Conversely, in bull markets where stocks are doubling and tripling for no reason, you do two things. You confuse a bull market with brains. That is, you assume that your good performance is in some way, shape or form due to your own efforts. And you also become less cautious. Your expectation for the future being set in the immediate past means that you’re irrationally bullish. Even in a market that’s up 400% or 500%, which is, as you know by now, Maurice, something that’s not an uncommon phenomenon in our sector. Yeah, I’ll leave it there."

- Source, Rick Rule of Sprott

Wednesday, June 26, 2019

Eric Sprott: Summer is Breaking Out and So is Gold...



“I love going back to the call we had three weeks ago, when I said I’d read an article that I really believed in that suggested gold would have a rally for 5-7 weeks… 

We’ve had three of them now! This rally started at $1275. We’re at $1400. That gentleman, Chris Vermeulen, and I’ve got to give him credit for being prescient…

The first target was $1450, but he actually thought it was going to go to $1650. And I want the listeners to think about that: $1650! What would happen?”

Friday, June 21, 2019

Eric Sprott Takes On This Week In Gold And Tackles Your Questions



It’s a special edition of the Weekly Wrap Up this week, as Eric Sprott takes time to answer some or our Sprott Money customer questions about precious metals.

Due to the enthusiastic response, this week’s WWU is over 30 minutes as Eric and Craig try to answer all your questions. Although this was to be exclusively a Q&A session, there was just too much Gold news this week to be ignored.

Listen to Eric and Craig get excited about the later FED speak about ELB – Effective Lower Bound – basically, zero interest rates and what this could mean for Gold investors.

- Source, Sprott Money

Sunday, June 16, 2019

Eric Sprott: A Recession is Coming, Are You ready?



“Of course, the big macro is the trade war, which now seems to be getting really spread out as we put Huawei into the whole thing… I don’t think the Chinese are going to sit idly by and do nothing here—it’s been mostly a U.S. initiative so far.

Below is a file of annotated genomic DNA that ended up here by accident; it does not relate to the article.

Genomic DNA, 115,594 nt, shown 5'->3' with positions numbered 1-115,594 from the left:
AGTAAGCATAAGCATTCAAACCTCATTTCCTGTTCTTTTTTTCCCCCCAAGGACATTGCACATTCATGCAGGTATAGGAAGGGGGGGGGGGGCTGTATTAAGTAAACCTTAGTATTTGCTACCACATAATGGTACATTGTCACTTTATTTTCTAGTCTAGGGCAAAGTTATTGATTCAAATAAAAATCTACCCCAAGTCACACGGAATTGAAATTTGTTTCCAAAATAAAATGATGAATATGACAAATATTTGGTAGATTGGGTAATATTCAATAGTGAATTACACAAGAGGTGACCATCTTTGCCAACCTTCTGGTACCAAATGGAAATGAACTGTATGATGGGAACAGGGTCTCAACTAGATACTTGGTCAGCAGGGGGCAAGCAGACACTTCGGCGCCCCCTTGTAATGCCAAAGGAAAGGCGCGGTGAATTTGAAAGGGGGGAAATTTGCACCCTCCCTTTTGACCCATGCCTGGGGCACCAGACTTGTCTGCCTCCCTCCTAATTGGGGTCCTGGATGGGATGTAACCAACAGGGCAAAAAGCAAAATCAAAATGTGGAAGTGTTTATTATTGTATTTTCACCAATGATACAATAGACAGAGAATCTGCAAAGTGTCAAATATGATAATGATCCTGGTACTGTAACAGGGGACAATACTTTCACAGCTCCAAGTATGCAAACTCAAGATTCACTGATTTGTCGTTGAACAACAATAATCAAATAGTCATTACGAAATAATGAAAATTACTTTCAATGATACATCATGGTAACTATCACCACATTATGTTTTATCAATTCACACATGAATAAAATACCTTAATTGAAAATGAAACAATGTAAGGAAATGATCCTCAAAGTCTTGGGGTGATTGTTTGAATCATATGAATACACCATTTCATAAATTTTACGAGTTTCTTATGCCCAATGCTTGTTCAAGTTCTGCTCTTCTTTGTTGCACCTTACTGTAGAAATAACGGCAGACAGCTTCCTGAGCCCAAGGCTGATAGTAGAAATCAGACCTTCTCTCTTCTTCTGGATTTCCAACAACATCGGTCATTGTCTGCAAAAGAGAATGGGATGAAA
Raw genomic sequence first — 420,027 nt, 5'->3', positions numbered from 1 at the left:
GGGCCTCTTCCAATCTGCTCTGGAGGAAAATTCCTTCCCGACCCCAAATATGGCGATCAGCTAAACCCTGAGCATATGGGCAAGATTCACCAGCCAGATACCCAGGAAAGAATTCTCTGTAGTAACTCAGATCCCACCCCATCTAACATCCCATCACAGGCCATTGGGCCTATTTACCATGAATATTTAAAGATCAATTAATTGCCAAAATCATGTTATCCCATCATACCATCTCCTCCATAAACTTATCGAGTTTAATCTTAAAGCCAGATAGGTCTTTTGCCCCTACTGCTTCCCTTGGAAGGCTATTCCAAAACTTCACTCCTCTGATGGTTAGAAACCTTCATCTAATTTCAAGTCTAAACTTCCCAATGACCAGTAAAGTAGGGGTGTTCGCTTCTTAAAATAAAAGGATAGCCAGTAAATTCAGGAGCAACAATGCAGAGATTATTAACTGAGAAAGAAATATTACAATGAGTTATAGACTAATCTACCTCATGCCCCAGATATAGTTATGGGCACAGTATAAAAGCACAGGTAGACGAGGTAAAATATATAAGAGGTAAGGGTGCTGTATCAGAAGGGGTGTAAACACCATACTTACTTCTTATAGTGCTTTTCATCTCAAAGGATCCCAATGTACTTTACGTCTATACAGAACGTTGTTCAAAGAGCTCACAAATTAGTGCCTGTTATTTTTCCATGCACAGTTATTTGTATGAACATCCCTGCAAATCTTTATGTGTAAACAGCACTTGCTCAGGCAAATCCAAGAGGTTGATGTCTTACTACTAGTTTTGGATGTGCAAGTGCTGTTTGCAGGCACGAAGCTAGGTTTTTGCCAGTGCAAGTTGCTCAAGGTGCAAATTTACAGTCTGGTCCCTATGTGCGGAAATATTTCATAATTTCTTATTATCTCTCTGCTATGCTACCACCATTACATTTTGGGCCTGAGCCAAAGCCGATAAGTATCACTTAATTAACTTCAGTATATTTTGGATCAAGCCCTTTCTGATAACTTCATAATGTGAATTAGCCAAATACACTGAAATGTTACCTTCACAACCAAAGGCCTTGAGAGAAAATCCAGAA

But you know the other shoe’s going to drop… There’s no doubt in my mind that the Chinese economy is way bigger than the U.S. economy. I don’t care what the numbers say.… 

They’re the biggest steel producer, they’re the biggest gold consumer. They’re the biggest everything, OK? … Think about what happens when the Chinese say, ‘No mas, man.’”

- Source, Sprott Money

Wednesday, June 12, 2019

Eric Sprott: How The Trade War Affects Gold

 
“We see evidence of world trade slowing down. We see it in airport traffic. We see it in ship traffic. We see it in truck haulage in the United States. 

We saw it in retail sales this month,that we’re down .2%. So there are many, many indications that a slowness is taking hold here. And, of course, the more the trade war manifests itself—i.e. we put on the tariffs and people start having to pay more for the same goods—that is not going to be a good situation. 

And, of course, the worst part about it all: the government takes in the tariff, and the people pay it. And the people that are paying it are the people who can’t afford it… It’s not a good situation that we have.”

- Source, Silver Doctors

Wednesday, June 5, 2019

Wallbridge Mining edges closer to production at Quebec gold project

A Sudbury mine developer is putting the pieces in place to reopen a former Quebec gold mine.

Wallbridge Mining, which is proving up its high-grade Fenelon Gold property in northwestern Quebec, posted the results of a recently-completed 35,000-tonne bulk sample.

In a May 15 news release, Wallbridge said the former open pit and underground mine is capable of producing good grades with low-cost bulk mining methods. Stope grades released by the company ranged between 10.94 grams per tonne (g/t) to 38.33 g/t.